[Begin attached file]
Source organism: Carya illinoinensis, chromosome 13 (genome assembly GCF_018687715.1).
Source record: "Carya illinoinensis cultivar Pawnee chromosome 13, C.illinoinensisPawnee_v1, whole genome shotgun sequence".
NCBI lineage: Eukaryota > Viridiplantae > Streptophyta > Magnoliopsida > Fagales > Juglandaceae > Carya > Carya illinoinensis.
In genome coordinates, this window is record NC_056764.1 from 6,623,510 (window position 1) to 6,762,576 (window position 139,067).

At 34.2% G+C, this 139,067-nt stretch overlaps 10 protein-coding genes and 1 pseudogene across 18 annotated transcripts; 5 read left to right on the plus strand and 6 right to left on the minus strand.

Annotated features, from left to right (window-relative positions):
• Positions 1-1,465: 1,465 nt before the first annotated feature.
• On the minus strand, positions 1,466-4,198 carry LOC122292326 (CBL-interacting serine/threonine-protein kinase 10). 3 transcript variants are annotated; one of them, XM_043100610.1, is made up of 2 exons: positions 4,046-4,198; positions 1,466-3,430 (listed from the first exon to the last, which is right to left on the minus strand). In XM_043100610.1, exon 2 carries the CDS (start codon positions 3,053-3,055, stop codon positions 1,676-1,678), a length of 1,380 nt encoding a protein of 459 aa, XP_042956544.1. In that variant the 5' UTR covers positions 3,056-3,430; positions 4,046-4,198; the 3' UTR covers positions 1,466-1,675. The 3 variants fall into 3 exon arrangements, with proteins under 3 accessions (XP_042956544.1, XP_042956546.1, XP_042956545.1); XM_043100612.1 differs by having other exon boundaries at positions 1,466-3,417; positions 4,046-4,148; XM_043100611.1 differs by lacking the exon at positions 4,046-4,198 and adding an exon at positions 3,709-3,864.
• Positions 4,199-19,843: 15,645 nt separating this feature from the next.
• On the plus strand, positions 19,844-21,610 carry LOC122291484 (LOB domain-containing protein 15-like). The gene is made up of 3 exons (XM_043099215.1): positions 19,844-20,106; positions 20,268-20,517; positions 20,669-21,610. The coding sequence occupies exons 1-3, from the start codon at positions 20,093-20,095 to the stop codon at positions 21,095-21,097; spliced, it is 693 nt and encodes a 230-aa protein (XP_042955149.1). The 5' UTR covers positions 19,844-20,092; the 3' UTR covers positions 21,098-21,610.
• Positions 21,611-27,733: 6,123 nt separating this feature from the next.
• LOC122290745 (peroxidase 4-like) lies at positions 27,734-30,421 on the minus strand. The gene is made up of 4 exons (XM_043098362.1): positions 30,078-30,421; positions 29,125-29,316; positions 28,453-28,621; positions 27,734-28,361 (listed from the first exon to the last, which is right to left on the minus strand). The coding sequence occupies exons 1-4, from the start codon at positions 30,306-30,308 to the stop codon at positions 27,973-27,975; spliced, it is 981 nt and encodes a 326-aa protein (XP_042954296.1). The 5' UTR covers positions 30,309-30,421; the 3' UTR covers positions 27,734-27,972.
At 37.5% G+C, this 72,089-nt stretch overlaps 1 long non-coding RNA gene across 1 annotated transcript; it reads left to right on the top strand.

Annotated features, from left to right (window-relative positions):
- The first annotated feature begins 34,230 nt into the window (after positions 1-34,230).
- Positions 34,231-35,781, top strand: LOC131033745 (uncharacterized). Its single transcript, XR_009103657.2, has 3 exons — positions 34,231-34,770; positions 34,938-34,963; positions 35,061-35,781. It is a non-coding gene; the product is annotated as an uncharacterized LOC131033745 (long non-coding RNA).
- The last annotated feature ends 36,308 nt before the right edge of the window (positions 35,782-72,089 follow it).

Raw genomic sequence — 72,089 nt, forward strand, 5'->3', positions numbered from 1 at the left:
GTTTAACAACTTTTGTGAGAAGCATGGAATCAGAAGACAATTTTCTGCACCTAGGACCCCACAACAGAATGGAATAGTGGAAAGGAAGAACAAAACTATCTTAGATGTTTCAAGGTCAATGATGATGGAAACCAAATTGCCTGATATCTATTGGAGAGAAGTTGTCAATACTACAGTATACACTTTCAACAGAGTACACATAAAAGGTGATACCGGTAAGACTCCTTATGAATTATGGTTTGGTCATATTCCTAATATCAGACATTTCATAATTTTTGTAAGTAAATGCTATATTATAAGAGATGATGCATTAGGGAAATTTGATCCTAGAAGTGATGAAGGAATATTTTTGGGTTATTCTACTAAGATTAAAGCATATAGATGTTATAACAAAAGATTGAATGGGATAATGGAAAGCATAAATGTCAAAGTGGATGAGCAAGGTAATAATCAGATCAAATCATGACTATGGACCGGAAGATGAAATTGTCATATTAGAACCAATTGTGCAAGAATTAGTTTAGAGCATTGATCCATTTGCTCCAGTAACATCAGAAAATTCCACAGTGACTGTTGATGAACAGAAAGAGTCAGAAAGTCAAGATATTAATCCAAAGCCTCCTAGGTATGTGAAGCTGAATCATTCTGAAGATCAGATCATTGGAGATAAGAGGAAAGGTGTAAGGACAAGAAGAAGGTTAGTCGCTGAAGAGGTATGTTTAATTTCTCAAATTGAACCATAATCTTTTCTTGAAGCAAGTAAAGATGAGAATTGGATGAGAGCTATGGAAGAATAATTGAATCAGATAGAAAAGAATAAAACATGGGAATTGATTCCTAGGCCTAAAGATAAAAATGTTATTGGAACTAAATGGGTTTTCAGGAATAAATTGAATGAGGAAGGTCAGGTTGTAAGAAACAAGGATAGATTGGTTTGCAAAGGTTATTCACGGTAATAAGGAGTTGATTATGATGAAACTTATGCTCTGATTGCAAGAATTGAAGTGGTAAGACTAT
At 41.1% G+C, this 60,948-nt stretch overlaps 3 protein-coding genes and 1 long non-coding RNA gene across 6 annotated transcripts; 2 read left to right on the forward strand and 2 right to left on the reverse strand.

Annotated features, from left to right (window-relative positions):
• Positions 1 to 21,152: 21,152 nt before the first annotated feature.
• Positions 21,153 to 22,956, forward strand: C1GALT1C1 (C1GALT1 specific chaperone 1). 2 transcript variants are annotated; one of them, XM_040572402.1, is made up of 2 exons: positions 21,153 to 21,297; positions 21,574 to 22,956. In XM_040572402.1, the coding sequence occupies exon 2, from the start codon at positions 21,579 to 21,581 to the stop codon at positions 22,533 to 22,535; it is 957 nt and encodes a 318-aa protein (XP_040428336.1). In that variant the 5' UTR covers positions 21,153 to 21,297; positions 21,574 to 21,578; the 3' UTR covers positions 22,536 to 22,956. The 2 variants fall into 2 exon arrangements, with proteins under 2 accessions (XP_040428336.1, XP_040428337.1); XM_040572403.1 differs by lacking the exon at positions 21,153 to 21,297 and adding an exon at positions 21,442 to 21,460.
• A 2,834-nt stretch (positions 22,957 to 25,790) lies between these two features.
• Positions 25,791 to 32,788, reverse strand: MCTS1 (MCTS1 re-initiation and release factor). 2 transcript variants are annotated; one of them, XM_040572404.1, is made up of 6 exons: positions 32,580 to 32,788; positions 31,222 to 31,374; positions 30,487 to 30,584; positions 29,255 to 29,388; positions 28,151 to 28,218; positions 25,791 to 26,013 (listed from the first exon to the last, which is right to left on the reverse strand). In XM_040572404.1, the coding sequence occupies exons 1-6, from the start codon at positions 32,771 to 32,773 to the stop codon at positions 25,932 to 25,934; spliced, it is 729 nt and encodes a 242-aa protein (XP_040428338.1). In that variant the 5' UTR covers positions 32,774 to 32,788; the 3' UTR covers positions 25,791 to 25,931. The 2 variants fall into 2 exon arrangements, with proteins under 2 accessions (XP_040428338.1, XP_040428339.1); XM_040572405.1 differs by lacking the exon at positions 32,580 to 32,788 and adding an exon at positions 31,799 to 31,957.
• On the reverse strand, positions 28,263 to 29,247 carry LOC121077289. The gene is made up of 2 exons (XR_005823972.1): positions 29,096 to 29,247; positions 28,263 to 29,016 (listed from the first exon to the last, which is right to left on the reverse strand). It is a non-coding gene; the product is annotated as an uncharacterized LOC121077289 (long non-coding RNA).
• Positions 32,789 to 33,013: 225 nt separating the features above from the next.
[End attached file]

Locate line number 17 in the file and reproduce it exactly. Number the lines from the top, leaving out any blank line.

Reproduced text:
- The last annotated feature ends 36,308 nt before the right edge of the window (positions 35,782-72,089 follow it).